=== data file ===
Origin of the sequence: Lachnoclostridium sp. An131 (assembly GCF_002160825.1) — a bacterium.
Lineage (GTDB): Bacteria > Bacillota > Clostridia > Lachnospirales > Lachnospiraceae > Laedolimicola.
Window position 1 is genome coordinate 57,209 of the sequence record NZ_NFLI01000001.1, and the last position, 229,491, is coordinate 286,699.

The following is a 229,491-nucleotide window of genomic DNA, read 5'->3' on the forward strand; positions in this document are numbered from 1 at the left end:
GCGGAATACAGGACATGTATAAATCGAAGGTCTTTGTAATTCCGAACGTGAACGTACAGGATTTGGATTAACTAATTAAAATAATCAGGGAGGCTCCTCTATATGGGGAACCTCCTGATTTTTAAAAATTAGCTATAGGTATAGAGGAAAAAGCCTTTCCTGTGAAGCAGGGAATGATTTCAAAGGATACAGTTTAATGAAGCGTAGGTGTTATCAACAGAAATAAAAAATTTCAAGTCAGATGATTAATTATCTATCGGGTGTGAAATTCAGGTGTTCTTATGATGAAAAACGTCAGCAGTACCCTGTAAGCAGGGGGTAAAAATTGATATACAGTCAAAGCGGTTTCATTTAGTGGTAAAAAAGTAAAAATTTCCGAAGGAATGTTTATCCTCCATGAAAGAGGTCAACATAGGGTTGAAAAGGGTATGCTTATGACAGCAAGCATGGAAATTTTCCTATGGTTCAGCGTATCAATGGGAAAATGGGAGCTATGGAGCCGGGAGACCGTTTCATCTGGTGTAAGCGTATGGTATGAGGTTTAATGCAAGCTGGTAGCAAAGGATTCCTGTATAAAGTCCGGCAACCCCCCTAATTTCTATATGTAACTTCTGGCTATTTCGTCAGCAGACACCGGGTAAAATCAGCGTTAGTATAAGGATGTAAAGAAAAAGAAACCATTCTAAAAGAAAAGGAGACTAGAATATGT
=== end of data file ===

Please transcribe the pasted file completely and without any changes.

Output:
Origin of the sequence: Lachnoclostridium sp. An131 (assembly GCF_002160825.1) — a bacterium.
Lineage (GTDB): Bacteria > Bacillota > Clostridia > Lachnospirales > Lachnospiraceae > Laedolimicola.
Window position 1 is genome coordinate 57,209 of the sequence record NZ_NFLI01000001.1, and the last position, 229,491, is coordinate 286,699.

The following is a 229,491-nucleotide window of genomic DNA, read 5'->3' on the forward strand; positions in this document are numbered from 1 at the left end:
GCGGAATACAGGACATGTATAAATCGAAGGTCTTTGTAATTCCGAACGTGAACGTACAGGATTTGGATTAACTAATTAAAATAATCAGGGAGGCTCCTCTATATGGGGAACCTCCTGATTTTTAAAAATTAGCTATAGGTATAGAGGAAAAAGCCTTTCCTGTGAAGCAGGGAATGATTTCAAAGGATACAGTTTAATGAAGCGTAGGTGTTATCAACAGAAATAAAAAATTTCAAGTCAGATGATTAATTATCTATCGGGTGTGAAATTCAGGTGTTCTTATGATGAAAAACGTCAGCAGTACCCTGTAAGCAGGGGGTAAAAATTGATATACAGTCAAAGCGGTTTCATTTAGTGGTAAAAAAGTAAAAATTTCCGAAGGAATGTTTATCCTCCATGAAAGAGGTCAACATAGGGTTGAAAAGGGTATGCTTATGACAGCAAGCATGGAAATTTTCCTATGGTTCAGCGTATCAATGGGAAAATGGGAGCTATGGAGCCGGGAGACCGTTTCATCTGGTGTAAGCGTATGGTATGAGGTTTAATGCAAGCTGGTAGCAAAGGATTCCTGTATAAAGTCCGGCAACCCCCCTAATTTCTATATGTAACTTCTGGCTATTTCGTCAGCAGACACCGGGTAAAATCAGCGTTAGTATAAGGATGTAAAGAAAAAGAAACCATTCTAAAAGAAAAGGAGACTAGAATATGT